2.6—Expansion of Presidential Power

The powers of the United States Presidency has expanded since the country’s first president. This section looks at a few key moments when the powers of the presidency expanded and how presidential administrations have justified their expansion of powers and abilities.

What you need to learn

How have presidents expanded their formal and informal powers over time?

Historical Interpretations of Presidential Power

Teddy Roosevelt model vs. William H. Taft

George Washington model vs. Andrew Jackson

Lincoln’s interpretation

Franklin Roosevelt

Contemporary Examples & Interpretations

President Johnson & the War Powers Act

Presidential powers under Trump

2.6—Expansion of Presidential Power

Since the creation of the office, United States citizens have come to expect more and more from the president. A constant push and pull on the office ultimately defines what a president can do. The framers set forth specific guidelines, yet presidents continue to challenge the constitutional framework. For example, not long after Donald J. Trump was sworn into office in January 2017, the debate about his powers intensified. As he tried to move his policy agenda forward, he met with resistance and tension from Congress, the courts, the media, and some protesting citizens. President Trump is not alone in facing resistance. Other presidents have also had conflicts as they increased the power of the office in their efforts to accomplish policy goals.

An Enhanced Presidency

The presidency is shaped by Article II, five constitutional amendments, federal law, Supreme Court decisions, customs, and precedents. This limited executive office was designed to carry out Congress’s policies. However, the office has become a powerful captain’s ship of state, buoyed by support institutions and American expectation.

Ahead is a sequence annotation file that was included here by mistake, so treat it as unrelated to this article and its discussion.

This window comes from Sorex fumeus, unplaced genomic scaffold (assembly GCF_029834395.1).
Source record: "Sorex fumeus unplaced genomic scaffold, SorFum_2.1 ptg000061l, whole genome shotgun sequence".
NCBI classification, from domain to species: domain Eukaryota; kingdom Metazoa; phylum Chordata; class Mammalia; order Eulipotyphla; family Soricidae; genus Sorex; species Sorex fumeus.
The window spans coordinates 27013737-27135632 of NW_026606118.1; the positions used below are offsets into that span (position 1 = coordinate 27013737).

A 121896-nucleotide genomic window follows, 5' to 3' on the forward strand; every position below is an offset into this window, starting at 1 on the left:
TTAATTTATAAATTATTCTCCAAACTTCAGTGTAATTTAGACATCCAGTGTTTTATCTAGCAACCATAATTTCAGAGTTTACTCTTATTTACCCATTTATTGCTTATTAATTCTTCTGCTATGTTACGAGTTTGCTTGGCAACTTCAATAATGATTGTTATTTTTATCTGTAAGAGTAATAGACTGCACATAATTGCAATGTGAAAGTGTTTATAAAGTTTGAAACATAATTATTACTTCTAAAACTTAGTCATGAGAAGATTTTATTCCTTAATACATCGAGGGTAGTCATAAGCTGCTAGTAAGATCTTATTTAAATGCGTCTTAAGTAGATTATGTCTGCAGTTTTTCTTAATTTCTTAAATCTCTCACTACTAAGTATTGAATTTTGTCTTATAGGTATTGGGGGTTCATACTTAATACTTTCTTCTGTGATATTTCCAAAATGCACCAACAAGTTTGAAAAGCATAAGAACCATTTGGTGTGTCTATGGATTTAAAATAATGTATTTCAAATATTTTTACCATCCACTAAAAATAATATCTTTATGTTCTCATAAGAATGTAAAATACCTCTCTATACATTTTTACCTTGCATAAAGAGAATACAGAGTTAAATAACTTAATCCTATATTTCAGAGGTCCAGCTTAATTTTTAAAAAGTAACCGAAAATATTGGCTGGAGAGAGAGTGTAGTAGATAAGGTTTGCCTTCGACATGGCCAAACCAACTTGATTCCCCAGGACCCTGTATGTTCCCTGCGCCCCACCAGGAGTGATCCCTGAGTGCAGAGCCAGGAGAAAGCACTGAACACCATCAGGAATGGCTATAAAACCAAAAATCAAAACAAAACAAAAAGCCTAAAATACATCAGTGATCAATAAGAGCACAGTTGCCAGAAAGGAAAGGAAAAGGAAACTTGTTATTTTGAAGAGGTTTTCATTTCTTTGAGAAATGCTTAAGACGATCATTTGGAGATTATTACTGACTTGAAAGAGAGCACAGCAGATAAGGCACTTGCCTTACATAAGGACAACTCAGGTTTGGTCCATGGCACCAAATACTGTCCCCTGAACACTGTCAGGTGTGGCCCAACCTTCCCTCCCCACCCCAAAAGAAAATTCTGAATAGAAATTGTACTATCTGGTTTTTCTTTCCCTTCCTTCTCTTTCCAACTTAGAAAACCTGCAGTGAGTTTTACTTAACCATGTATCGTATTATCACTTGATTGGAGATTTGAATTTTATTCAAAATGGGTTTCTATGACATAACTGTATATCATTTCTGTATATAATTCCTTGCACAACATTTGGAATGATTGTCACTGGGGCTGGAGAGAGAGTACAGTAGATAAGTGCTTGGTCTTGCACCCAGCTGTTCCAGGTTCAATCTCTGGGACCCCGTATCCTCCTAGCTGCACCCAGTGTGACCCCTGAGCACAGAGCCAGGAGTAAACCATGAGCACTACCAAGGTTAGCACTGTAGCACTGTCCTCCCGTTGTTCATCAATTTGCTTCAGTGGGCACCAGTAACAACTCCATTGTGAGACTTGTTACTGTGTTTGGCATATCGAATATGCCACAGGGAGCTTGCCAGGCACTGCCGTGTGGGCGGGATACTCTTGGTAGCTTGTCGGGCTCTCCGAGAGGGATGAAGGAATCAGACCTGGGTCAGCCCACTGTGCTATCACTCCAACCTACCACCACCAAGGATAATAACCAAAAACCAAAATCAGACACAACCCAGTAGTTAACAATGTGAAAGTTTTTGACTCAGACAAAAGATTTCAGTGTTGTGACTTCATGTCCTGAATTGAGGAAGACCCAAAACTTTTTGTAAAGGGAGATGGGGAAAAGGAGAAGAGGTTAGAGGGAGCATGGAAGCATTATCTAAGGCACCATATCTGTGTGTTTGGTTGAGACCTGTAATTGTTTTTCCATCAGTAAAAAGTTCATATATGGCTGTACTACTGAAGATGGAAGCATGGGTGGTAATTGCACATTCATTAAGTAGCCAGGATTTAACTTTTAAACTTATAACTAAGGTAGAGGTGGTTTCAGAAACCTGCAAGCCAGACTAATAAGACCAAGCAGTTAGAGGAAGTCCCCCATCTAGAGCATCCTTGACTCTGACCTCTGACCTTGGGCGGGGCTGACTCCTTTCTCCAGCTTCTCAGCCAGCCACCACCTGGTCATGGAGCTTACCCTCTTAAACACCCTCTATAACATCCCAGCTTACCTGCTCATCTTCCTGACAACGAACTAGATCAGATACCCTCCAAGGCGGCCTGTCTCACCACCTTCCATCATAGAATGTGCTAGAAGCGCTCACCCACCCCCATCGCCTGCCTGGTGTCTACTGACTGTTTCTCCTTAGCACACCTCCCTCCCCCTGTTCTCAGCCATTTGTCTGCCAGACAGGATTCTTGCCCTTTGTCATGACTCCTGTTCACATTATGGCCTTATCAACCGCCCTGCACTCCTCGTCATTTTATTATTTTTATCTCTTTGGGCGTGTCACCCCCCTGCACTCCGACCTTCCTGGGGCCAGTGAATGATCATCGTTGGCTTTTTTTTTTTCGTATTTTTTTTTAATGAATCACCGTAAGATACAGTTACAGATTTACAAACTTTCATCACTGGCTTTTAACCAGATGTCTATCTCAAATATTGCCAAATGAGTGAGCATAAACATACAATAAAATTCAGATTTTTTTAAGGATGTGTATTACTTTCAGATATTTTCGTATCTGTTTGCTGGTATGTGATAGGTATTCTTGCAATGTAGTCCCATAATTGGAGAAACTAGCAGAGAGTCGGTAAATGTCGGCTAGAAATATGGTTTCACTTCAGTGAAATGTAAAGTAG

Presidential Interpretation of Power

The presidential role has been shaped as unforeseen situations and events occurred during the nation’s history. Several key presidents have had larger roles in defining the powers of the chief executive.

Washington’s Example
For the first President George Washington, the Constitution provided a mere five-paragraph job description. He took on the role with modesty and accepted being addressed as “Mr. President” as a title, though some suggested more lofty labels.

Washington had some key accomplishments, primarily instilling public confidence in the nation’s constitutional experiment. Though he surely would have won a third term, Washington chose to leave government after his second term to allow others to serve and to allay any fears of an overbearing executive.

The presidents who followed Washington had moments of questionable initiative and international confrontation, but most of the early presidents faithfully carried out congressional acts, exercised the veto minimally, and followed Washington’s precedent to serve no more than two terms. Thomas Jefferson purchased the Louisiana Territory without congressional approval. James Madison marshaled the Congress to a second war against Great Britain. James Monroe established the Monroe Doctrine, a foreign policy assuring U.S dominance in the Western Hemisphere. For the most part, however, these powerful men let Congress fill its role as the main policymaking institution while the presidents executed Congress’s laws.

The Imperial Presidency

Yielding to Congress, however, began to fade as stronger presidents came to office. The president’s strength relative to that of Congress has grown steadily, with occasional setbacks, to create a kind of imperial presidency, a powerful executive position guided by a weaker Congress. Webster’s Dictionary defines an imperial presidency as “a U.S. presidency that is characterized by greater powers than the Constitution allows.” Historian Arthur Schlesinger Jr. popularized the term with his 1973 book of the same name. The book was published at the pinnacle of an overreaching Nixon presidency.